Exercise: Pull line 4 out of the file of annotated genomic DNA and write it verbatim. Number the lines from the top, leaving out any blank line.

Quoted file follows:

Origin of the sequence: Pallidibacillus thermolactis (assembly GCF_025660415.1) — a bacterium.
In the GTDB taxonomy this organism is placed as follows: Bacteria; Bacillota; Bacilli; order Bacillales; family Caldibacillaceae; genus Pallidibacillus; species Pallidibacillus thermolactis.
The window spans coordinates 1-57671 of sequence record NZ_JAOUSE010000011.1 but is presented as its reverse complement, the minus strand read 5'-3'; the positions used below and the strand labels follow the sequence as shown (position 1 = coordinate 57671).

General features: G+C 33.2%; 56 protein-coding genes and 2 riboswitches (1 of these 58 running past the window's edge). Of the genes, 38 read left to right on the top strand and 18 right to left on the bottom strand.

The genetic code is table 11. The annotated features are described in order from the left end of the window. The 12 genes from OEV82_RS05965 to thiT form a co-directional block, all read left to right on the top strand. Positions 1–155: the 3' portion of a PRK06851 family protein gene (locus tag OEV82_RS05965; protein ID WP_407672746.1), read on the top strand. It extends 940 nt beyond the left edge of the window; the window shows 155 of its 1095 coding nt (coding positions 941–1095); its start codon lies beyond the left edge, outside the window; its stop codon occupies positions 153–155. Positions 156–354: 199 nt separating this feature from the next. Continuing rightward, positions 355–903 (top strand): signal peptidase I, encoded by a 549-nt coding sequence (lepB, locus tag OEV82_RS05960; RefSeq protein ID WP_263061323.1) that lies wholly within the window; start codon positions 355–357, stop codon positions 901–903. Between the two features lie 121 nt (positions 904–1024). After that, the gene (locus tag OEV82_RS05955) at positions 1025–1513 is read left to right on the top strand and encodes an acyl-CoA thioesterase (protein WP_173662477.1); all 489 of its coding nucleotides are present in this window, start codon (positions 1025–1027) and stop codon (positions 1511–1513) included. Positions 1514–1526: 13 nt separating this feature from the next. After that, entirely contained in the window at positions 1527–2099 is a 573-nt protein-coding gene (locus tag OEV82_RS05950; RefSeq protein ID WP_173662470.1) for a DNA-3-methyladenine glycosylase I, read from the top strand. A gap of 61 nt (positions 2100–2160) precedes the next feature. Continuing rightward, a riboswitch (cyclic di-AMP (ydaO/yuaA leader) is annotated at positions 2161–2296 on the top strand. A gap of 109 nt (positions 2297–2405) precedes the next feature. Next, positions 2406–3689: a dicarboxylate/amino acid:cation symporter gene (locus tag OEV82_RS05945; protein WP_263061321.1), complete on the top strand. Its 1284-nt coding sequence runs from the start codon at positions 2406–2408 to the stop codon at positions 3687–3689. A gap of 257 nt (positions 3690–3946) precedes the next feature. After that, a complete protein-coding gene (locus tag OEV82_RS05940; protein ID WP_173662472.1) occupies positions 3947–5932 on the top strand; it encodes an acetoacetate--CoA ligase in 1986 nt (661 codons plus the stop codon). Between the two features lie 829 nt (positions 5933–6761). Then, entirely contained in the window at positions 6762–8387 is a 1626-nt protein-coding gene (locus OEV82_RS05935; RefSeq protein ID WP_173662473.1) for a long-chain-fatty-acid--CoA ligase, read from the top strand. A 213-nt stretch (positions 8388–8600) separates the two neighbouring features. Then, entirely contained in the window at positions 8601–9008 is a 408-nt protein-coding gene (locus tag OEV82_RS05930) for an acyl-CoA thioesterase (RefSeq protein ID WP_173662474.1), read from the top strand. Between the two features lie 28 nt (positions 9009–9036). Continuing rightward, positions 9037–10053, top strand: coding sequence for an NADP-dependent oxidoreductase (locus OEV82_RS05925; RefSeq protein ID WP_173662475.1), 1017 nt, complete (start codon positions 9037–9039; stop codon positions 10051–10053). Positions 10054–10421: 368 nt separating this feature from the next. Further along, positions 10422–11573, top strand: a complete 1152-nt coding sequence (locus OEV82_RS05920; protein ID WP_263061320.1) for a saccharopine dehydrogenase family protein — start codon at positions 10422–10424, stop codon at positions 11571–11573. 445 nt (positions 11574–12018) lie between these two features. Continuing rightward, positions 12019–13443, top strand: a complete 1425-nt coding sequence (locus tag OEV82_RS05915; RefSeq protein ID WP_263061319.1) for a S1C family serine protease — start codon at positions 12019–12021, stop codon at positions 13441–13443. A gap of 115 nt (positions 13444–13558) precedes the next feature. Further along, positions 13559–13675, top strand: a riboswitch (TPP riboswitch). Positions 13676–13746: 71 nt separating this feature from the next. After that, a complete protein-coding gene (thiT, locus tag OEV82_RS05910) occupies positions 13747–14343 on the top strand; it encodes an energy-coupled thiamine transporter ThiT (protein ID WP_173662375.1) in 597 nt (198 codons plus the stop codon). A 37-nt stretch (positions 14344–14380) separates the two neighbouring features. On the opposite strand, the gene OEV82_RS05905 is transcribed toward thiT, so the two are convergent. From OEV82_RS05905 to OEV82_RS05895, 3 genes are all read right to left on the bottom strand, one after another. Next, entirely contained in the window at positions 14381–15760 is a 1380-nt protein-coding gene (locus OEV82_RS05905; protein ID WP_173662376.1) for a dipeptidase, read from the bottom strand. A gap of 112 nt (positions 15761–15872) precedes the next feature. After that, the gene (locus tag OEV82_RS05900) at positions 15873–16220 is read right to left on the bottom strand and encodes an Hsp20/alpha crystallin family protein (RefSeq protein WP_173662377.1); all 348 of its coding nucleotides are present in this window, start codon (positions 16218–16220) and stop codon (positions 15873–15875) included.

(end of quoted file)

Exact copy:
General features: G+C 33.2%; 56 protein-coding genes and 2 riboswitches (1 of these 58 running past the window's edge). Of the genes, 38 read left to right on the top strand and 18 right to left on the bottom strand.